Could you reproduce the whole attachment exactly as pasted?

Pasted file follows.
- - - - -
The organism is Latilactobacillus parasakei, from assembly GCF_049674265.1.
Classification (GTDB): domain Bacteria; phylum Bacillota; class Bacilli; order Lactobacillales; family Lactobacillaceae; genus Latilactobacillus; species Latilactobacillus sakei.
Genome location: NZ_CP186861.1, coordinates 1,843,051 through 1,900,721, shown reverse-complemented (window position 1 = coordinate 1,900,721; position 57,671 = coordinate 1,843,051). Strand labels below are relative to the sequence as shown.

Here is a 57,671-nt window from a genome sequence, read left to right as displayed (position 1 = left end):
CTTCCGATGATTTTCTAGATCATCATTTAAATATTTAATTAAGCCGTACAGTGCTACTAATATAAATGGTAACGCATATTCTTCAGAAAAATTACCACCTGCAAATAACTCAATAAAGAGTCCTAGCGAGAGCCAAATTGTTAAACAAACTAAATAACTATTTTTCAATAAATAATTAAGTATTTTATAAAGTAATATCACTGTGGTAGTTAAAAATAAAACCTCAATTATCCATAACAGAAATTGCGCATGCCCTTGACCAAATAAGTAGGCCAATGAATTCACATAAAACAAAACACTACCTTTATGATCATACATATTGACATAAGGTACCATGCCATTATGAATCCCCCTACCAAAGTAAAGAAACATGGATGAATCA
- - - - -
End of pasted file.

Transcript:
The organism is Latilactobacillus parasakei, from assembly GCF_049674265.1.
Classification (GTDB): domain Bacteria; phylum Bacillota; class Bacilli; order Lactobacillales; family Lactobacillaceae; genus Latilactobacillus; species Latilactobacillus sakei.
Genome location: NZ_CP186861.1, coordinates 1,843,051 through 1,900,721, shown reverse-complemented (window position 1 = coordinate 1,900,721; position 57,671 = coordinate 1,843,051). Strand labels below are relative to the sequence as shown.

Here is a 57,671-nt window from a genome sequence, read left to right as displayed (position 1 = left end):
CTTCCGATGATTTTCTAGATCATCATTTAAATATTTAATTAAGCCGTACAGTGCTACTAATATAAATGGTAACGCATATTCTTCAGAAAAATTACCACCTGCAAATAACTCAATAAAGAGTCCTAGCGAGAGCCAAATTGTTAAACAAACTAAATAACTATTTTTCAATAAATAATTAAGTATTTTATAAAGTAATATCACTGTGGTAGTTAAAAATAAAACCTCAATTATCCATAACAGAAATTGCGCATGCCCTTGACCAAATAAGTAGGCCAATGAATTCACATAAAACAAAACACTACCTTTATGATCATACATATTGACATAAGGTACCATGCCATTATGAATCCCCCTACCAAAGTAAAGAAACATGGATGAATCA